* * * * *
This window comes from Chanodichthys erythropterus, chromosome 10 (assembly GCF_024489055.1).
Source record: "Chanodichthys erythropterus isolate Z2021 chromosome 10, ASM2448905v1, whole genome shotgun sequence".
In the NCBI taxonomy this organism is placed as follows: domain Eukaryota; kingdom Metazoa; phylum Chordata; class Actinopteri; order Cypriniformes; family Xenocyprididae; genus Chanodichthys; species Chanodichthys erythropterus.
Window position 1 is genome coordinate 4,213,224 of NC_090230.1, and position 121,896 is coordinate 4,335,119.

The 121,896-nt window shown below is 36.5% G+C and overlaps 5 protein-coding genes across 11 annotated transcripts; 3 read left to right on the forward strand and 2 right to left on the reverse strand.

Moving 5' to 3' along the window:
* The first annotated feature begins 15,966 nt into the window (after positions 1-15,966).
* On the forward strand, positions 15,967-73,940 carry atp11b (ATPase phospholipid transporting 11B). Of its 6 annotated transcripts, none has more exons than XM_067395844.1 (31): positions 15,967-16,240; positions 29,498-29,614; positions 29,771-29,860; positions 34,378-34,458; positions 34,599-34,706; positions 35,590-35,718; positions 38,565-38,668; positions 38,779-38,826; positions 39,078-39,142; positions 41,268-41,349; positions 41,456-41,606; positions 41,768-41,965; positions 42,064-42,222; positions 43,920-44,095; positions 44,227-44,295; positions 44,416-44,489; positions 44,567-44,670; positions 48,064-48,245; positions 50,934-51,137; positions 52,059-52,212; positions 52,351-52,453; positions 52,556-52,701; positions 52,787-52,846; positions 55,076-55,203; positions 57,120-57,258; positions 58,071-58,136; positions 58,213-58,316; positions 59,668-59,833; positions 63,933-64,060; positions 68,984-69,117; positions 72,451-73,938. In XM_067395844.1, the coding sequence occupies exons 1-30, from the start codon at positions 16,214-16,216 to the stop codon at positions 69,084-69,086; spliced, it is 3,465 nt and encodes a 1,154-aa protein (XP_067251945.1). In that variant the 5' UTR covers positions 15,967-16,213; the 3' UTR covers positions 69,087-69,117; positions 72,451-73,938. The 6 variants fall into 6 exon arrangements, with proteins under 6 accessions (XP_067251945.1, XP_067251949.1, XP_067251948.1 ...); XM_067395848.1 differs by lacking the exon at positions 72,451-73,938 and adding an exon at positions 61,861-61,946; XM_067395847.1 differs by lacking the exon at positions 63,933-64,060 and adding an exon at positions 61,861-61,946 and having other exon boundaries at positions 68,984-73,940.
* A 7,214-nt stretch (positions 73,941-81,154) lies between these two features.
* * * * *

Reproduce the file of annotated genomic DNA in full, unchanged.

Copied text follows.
This window comes from Chanodichthys erythropterus, chromosome 10 (assembly GCF_024489055.1).
Source record: "Chanodichthys erythropterus isolate Z2021 chromosome 10, ASM2448905v1, whole genome shotgun sequence".
In the NCBI taxonomy this organism is placed as follows: domain Eukaryota; kingdom Metazoa; phylum Chordata; class Actinopteri; order Cypriniformes; family Xenocyprididae; genus Chanodichthys; species Chanodichthys erythropterus.
Window position 1 is genome coordinate 4,213,224 of NC_090230.1, and position 121,896 is coordinate 4,335,119.

The 121,896-nt window shown below is 36.5% G+C and overlaps 5 protein-coding genes across 11 annotated transcripts; 3 read left to right on the forward strand and 2 right to left on the reverse strand.

Moving 5' to 3' along the window:
* The first annotated feature begins 15,966 nt into the window (after positions 1-15,966).
* On the forward strand, positions 15,967-73,940 carry atp11b (ATPase phospholipid transporting 11B). Of its 6 annotated transcripts, none has more exons than XM_067395844.1 (31): positions 15,967-16,240; positions 29,498-29,614; positions 29,771-29,860; positions 34,378-34,458; positions 34,599-34,706; positions 35,590-35,718; positions 38,565-38,668; positions 38,779-38,826; positions 39,078-39,142; positions 41,268-41,349; positions 41,456-41,606; positions 41,768-41,965; positions 42,064-42,222; positions 43,920-44,095; positions 44,227-44,295; positions 44,416-44,489; positions 44,567-44,670; positions 48,064-48,245; positions 50,934-51,137; positions 52,059-52,212; positions 52,351-52,453; positions 52,556-52,701; positions 52,787-52,846; positions 55,076-55,203; positions 57,120-57,258; positions 58,071-58,136; positions 58,213-58,316; positions 59,668-59,833; positions 63,933-64,060; positions 68,984-69,117; positions 72,451-73,938. In XM_067395844.1, the coding sequence occupies exons 1-30, from the start codon at positions 16,214-16,216 to the stop codon at positions 69,084-69,086; spliced, it is 3,465 nt and encodes a 1,154-aa protein (XP_067251945.1). In that variant the 5' UTR covers positions 15,967-16,213; the 3' UTR covers positions 69,087-69,117; positions 72,451-73,938. The 6 variants fall into 6 exon arrangements, with proteins under 6 accessions (XP_067251945.1, XP_067251949.1, XP_067251948.1 ...); XM_067395848.1 differs by lacking the exon at positions 72,451-73,938 and adding an exon at positions 61,861-61,946; XM_067395847.1 differs by lacking the exon at positions 63,933-64,060 and adding an exon at positions 61,861-61,946 and having other exon boundaries at positions 68,984-73,940.
* A 7,214-nt stretch (positions 73,941-81,154) lies between these two features.